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|Title||:||Kakuli: A Story About Wild Animals, Their Struggle to Survive and the People Who Live Among Them|
|Number of Pages||:||176 Pages|
|Status||:||Available For Download|
|Last checked||:||21 Minutes ago!|
Kakuli: A Story About Wild Animals, Their Struggle to Survive and the People Who Live Among Them Reviews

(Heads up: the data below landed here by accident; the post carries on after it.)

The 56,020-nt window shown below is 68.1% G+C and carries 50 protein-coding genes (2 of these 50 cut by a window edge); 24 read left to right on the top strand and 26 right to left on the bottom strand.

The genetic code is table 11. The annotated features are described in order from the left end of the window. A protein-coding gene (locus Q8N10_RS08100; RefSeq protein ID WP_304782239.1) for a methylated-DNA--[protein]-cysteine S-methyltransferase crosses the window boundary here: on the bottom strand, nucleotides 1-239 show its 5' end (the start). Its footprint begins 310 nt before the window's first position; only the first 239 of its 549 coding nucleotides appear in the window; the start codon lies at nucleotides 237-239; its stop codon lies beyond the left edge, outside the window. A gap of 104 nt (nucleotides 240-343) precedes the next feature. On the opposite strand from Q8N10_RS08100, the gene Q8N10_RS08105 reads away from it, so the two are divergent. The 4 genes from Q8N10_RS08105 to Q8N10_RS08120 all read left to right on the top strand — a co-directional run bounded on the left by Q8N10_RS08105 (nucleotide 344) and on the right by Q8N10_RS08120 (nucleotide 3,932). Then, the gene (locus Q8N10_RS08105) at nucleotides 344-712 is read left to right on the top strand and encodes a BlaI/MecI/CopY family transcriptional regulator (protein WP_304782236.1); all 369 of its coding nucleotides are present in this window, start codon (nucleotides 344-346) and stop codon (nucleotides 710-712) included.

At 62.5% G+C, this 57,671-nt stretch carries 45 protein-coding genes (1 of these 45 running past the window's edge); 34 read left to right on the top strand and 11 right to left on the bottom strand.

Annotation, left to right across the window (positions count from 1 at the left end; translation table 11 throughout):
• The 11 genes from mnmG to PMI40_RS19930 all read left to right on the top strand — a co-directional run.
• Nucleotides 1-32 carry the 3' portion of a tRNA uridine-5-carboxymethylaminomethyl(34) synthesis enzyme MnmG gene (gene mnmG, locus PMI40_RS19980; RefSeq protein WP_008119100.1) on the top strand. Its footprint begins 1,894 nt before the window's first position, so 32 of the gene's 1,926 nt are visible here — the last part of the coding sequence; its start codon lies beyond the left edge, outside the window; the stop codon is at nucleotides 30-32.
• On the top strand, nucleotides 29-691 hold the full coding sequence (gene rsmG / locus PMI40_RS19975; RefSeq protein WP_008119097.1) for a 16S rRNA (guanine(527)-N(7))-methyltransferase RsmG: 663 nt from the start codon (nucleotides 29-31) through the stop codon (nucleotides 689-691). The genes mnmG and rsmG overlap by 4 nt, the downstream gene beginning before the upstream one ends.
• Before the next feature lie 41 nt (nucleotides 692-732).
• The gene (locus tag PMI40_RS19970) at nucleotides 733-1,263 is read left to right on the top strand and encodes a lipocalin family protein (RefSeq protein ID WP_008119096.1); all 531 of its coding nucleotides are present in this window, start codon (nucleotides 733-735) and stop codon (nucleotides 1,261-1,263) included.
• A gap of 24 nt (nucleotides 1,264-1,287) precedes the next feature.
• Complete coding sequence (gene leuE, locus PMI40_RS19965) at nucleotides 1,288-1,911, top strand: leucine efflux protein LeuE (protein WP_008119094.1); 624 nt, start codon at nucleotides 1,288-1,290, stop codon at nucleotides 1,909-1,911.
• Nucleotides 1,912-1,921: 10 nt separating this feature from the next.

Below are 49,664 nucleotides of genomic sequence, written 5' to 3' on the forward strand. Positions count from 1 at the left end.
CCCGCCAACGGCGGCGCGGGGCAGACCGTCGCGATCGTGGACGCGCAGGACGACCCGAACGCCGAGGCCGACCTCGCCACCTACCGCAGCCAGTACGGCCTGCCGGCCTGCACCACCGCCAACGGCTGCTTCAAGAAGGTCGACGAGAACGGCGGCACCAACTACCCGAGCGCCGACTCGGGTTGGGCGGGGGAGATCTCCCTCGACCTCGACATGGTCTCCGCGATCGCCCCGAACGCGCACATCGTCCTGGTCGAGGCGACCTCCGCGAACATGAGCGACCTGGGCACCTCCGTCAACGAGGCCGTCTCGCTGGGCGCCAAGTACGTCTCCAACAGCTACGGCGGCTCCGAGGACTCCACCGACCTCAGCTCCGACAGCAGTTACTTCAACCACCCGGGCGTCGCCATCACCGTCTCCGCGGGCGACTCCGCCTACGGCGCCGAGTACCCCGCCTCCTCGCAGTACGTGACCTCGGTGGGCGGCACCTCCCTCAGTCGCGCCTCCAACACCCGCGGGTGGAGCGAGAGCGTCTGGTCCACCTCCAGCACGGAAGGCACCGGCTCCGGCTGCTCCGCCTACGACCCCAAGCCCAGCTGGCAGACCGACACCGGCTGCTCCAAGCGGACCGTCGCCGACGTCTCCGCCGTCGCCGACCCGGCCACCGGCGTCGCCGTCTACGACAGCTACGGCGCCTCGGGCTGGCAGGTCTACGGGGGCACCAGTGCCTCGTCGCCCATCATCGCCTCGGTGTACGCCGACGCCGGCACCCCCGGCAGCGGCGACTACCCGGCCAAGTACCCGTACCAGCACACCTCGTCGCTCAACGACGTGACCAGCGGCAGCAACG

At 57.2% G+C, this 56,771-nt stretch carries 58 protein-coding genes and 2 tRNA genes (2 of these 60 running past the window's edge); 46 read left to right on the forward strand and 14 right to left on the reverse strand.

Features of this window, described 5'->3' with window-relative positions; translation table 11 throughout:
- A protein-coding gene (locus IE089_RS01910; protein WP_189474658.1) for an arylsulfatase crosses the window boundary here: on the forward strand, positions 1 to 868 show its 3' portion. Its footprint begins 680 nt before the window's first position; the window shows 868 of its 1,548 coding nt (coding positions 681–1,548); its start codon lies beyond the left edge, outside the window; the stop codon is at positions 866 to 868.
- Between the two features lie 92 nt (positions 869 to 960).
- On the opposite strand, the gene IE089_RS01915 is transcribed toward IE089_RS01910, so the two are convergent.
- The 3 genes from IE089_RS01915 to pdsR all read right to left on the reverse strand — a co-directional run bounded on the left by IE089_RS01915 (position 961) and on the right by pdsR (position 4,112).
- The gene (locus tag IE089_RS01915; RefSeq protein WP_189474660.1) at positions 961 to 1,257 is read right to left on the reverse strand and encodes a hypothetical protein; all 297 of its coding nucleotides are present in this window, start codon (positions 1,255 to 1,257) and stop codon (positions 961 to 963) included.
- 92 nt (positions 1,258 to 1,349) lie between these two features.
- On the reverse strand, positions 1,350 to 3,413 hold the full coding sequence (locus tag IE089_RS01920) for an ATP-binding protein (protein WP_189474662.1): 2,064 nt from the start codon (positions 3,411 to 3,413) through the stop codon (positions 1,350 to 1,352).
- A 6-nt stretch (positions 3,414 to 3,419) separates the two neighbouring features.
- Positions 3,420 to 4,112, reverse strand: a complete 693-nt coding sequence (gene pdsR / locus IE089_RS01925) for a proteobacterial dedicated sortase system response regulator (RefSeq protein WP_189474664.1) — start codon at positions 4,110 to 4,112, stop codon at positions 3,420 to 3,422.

Norman Carr was a trailblazer in Zambia -- essentially creating the walking safari tourism that Zambia is known for. His legacy is a very strong one of wildlife conservation in a country that suffered badly from poaching in the late 1970s and 1980s but, particularly in South Luangwa where Carr was based, is doing very well now. The park, with Carr and his disciples leading the way, has the reputation of one of the best wildlife viewing areas in Africa. This book is essentially pulls from a series of newsletters Carr wrote in the late 80s and early 90s. Most of the book is anecdotes of wildlife scenes from the park during this time, which are interesting and educational but can be a bit monotonous. Very brief parts of the book give an insight to his philosophy that local populations must buy-in to wildlife conservation in order for it to work. I would have liked for a deeper insight on this aspect of what Carr worked on, but perhaps some of his other books are better for that.